The financial app, Moneybox, has teamed up with OakNorth Bank, to launch a market-leading cash Lifetime ISA (LISA).
The new offering takes the total number of cash LISAs to just four, so every new entry in this market is welcome.
And with a rate of 1.40% tax-free/AER, it is head and shoulders above the other cash LISAs available, which are only paying up to 1.10%.
The Lifetime ISA can be opened by those aged 18 to 39 years old and contributions of up to £4,000 can be paid into the account each year – until the age of 50. For every deposit made, the Government will pay a generous 25% bonus into the account, so interest will be earned on both your contribution and the Government bonus. The proceeds from the account can be used to buy your first home, otherwise it must be held until the age of 60 - when it could be a useful boost in retirement.
The LISA was introduced in April 2016 but there has not been huge support from providers, especially in the cash LISA market. Far more providers offer the similar Help to Buy ISA, which also benefits from a Government boost of 25% - which is applied on the purchase of your first property only. As a result of this higher level of competition between providers, rates are better on the Help to Buy ISAs.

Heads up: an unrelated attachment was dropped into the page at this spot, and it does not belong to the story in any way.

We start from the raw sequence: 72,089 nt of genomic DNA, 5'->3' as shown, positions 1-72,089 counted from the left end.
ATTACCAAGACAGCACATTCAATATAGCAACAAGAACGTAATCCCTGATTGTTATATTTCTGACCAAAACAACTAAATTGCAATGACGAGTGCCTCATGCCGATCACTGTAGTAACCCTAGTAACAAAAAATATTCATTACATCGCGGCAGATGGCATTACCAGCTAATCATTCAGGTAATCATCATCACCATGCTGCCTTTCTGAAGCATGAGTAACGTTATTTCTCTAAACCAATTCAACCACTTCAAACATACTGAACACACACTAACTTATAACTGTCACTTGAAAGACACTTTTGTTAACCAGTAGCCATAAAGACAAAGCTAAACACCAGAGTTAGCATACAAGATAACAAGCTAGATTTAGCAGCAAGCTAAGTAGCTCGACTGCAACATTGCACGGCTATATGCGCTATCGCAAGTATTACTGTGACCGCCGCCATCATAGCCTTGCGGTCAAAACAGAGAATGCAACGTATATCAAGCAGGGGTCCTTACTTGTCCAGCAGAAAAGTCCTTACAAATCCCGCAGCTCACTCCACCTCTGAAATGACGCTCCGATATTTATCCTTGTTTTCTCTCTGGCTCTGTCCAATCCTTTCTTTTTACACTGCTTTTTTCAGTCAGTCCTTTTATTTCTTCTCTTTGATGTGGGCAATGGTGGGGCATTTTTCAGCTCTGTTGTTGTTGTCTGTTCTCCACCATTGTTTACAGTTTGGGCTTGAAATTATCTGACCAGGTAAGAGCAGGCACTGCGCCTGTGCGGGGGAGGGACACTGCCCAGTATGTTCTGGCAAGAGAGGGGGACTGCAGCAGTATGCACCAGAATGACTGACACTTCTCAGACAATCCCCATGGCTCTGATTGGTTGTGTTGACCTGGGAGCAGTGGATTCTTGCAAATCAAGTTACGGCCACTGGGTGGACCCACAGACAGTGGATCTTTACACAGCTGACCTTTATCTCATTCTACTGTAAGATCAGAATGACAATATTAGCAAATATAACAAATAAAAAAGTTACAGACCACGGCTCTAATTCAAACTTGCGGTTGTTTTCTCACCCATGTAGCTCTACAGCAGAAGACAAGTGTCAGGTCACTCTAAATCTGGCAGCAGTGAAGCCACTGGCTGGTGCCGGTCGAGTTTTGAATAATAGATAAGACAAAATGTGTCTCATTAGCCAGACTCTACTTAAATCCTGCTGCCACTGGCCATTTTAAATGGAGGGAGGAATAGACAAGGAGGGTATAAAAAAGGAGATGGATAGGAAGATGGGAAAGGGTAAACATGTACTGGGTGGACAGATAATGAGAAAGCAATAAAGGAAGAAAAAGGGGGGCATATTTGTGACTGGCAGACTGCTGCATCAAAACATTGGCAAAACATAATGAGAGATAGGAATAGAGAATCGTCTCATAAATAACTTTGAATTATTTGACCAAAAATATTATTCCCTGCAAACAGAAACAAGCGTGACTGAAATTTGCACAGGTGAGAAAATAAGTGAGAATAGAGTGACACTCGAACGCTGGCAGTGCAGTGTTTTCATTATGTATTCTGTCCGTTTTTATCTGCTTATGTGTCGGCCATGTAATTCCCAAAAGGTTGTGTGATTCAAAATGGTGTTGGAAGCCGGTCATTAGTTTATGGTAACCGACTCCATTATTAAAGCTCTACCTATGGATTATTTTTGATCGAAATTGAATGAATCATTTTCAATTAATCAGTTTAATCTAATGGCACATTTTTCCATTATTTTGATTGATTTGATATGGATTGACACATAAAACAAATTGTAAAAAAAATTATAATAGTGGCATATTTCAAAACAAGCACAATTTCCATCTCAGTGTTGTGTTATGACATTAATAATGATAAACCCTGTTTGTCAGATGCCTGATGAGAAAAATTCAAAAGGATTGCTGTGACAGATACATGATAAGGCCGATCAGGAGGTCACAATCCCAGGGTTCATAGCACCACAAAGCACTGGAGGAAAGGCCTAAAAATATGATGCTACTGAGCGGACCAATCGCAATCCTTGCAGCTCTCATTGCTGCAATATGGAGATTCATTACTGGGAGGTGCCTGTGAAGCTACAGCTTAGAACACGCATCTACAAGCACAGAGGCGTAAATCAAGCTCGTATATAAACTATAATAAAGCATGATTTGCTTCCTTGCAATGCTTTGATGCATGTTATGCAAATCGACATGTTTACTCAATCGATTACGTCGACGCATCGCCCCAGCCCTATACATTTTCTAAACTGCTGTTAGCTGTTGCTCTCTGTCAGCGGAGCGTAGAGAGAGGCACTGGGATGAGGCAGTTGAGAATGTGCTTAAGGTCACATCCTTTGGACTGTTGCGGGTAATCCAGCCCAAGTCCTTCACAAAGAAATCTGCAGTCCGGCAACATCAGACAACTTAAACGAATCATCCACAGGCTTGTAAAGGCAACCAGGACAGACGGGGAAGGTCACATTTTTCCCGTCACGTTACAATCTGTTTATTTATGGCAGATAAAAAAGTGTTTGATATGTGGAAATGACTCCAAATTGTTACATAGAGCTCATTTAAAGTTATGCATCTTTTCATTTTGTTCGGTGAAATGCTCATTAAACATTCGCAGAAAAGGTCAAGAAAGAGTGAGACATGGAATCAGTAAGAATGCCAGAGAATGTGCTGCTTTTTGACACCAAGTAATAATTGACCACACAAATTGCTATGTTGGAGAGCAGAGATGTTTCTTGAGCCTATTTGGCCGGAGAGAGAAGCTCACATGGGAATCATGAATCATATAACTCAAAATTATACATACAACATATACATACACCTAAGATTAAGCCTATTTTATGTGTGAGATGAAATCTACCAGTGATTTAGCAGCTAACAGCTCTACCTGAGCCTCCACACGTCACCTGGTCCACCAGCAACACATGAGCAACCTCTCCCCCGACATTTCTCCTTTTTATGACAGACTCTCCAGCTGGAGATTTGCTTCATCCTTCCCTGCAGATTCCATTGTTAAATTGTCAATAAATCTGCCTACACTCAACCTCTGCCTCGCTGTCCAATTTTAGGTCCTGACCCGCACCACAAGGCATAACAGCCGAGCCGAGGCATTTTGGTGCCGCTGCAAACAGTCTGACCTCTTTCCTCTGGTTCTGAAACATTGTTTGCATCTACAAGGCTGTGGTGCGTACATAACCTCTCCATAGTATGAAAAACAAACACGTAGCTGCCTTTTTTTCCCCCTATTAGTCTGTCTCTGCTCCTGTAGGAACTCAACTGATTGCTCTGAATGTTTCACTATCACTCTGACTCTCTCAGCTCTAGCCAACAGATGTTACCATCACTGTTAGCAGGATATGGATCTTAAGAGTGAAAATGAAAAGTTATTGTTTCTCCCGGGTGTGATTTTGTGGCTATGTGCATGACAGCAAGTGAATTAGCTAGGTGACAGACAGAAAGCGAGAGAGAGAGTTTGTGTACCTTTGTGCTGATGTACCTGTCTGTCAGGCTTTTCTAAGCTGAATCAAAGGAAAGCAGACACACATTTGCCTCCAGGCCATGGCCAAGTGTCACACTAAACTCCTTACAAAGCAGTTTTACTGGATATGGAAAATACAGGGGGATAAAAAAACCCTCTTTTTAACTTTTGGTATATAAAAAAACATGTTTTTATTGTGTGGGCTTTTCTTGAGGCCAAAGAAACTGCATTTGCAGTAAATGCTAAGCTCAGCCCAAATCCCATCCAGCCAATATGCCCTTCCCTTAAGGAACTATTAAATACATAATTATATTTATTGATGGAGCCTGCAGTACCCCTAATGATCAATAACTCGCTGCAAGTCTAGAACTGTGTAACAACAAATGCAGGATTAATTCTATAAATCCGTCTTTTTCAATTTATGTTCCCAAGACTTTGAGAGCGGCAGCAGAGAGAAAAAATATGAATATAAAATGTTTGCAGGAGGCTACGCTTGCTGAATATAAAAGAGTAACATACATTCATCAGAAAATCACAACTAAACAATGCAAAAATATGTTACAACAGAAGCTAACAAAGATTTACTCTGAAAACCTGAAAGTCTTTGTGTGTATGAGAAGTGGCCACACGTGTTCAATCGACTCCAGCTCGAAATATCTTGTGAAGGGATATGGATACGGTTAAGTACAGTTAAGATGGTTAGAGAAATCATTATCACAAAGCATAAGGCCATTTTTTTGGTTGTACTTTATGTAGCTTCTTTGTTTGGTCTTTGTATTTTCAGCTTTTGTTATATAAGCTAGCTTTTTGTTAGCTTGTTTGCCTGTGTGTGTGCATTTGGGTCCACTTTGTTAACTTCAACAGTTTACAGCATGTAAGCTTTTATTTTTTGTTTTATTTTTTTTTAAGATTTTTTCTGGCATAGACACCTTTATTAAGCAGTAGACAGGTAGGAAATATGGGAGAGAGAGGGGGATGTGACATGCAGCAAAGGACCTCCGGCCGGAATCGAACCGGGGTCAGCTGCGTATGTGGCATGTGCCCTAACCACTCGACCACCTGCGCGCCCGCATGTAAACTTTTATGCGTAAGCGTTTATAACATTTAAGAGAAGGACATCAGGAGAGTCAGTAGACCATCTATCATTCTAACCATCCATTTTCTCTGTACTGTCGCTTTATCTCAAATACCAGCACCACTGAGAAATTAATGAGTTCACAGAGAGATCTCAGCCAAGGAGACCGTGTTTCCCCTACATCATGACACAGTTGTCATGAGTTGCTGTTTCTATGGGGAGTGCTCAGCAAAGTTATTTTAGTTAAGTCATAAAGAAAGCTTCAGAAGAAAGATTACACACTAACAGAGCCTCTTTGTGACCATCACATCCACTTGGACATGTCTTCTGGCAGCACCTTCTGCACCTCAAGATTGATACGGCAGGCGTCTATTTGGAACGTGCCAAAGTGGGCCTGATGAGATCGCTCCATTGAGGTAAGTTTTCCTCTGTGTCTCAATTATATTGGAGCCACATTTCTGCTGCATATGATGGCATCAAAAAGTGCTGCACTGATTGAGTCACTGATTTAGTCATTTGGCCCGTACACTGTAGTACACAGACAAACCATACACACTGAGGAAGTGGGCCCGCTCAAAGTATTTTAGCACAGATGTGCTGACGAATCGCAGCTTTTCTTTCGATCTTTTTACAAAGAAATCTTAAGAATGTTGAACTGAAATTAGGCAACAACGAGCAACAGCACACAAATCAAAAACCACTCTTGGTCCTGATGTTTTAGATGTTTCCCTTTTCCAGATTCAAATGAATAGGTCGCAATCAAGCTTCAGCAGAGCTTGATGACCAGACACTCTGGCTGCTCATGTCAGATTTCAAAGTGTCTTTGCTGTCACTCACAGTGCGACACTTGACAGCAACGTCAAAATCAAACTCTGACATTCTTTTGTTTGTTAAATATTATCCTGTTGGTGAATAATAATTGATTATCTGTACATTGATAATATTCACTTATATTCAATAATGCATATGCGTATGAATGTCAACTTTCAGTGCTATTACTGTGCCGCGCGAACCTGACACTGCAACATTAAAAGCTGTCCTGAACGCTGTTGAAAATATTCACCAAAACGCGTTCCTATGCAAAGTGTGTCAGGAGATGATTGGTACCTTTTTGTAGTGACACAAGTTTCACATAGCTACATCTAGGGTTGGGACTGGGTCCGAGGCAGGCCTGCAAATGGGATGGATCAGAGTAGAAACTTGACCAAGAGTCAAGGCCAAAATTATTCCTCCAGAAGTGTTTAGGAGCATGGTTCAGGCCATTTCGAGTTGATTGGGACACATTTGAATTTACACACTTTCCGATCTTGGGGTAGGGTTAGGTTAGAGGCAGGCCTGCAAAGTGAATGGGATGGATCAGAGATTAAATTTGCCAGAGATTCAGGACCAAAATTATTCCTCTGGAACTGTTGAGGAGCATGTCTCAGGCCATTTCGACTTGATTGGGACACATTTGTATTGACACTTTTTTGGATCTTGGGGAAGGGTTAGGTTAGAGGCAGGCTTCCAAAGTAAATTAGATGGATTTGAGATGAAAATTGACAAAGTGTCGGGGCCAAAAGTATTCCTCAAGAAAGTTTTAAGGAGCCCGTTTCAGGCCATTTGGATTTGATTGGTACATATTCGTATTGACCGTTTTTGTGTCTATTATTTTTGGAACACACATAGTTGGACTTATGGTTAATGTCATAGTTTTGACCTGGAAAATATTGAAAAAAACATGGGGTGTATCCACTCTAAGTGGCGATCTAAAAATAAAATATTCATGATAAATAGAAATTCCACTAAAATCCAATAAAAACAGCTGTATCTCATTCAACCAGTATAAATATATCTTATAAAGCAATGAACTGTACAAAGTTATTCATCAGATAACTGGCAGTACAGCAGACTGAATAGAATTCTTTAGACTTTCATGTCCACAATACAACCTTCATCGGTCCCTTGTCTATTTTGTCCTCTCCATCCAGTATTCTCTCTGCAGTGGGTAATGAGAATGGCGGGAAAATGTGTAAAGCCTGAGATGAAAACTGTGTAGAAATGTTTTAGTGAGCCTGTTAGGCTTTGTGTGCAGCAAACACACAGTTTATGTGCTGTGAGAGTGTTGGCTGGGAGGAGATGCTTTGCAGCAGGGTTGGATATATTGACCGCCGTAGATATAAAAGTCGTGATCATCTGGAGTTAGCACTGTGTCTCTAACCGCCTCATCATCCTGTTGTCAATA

However, while there are similarities - and arguably the LISA is the better choice as more can be deposited- there are important differences. And a key point is that although both offer a 25% Government bonus, you can only use the bonus from one of the accounts for your first home.
While this is a market-leading account, it can only be opened via the Moneybox app, available on iPhone or Android, which is aimed at first time savers and investors - although there is no age limit.
However, as mentioned above, the LISA would actually be held with OakNorth Bank – and therefore if you have other savings with that provider that would take you above the Financial Services Compensation Scheme (FSCS) limit of £85,000, you should be aware that some of your cash would not be protected in the worst case scenario that OakNorth Bank were to become insolvent.